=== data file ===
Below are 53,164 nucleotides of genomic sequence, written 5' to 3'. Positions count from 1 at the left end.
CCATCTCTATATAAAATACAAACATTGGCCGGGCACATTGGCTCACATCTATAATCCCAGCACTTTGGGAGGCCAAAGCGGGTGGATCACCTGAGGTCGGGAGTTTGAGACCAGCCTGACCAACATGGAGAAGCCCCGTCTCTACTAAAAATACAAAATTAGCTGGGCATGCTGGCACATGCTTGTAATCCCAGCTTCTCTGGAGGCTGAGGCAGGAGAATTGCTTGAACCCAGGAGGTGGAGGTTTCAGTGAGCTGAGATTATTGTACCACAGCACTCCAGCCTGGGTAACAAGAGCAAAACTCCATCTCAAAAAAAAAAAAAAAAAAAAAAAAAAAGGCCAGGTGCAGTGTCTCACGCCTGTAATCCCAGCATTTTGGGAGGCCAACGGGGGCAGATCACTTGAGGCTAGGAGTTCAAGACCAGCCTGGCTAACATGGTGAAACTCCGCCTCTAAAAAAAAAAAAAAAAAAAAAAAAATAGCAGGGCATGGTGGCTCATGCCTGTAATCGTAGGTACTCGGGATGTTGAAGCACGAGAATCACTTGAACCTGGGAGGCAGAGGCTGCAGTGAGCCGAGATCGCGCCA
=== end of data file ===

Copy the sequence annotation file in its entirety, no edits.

Below are 53,164 nucleotides of genomic sequence, written 5' to 3'. Positions count from 1 at the left end.
CCATCTCTATATAAAATACAAACATTGGCCGGGCACATTGGCTCACATCTATAATCCCAGCACTTTGGGAGGCCAAAGCGGGTGGATCACCTGAGGTCGGGAGTTTGAGACCAGCCTGACCAACATGGAGAAGCCCCGTCTCTACTAAAAATACAAAATTAGCTGGGCATGCTGGCACATGCTTGTAATCCCAGCTTCTCTGGAGGCTGAGGCAGGAGAATTGCTTGAACCCAGGAGGTGGAGGTTTCAGTGAGCTGAGATTATTGTACCACAGCACTCCAGCCTGGGTAACAAGAGCAAAACTCCATCTCAAAAAAAAAAAAAAAAAAAAAAAAAAAGGCCAGGTGCAGTGTCTCACGCCTGTAATCCCAGCATTTTGGGAGGCCAACGGGGGCAGATCACTTGAGGCTAGGAGTTCAAGACCAGCCTGGCTAACATGGTGAAACTCCGCCTCTAAAAAAAAAAAAAAAAAAAAAAAAATAGCAGGGCATGGTGGCTCATGCCTGTAATCGTAGGTACTCGGGATGTTGAAGCACGAGAATCACTTGAACCTGGGAGGCAGAGGCTGCAGTGAGCCGAGATCGCGCCA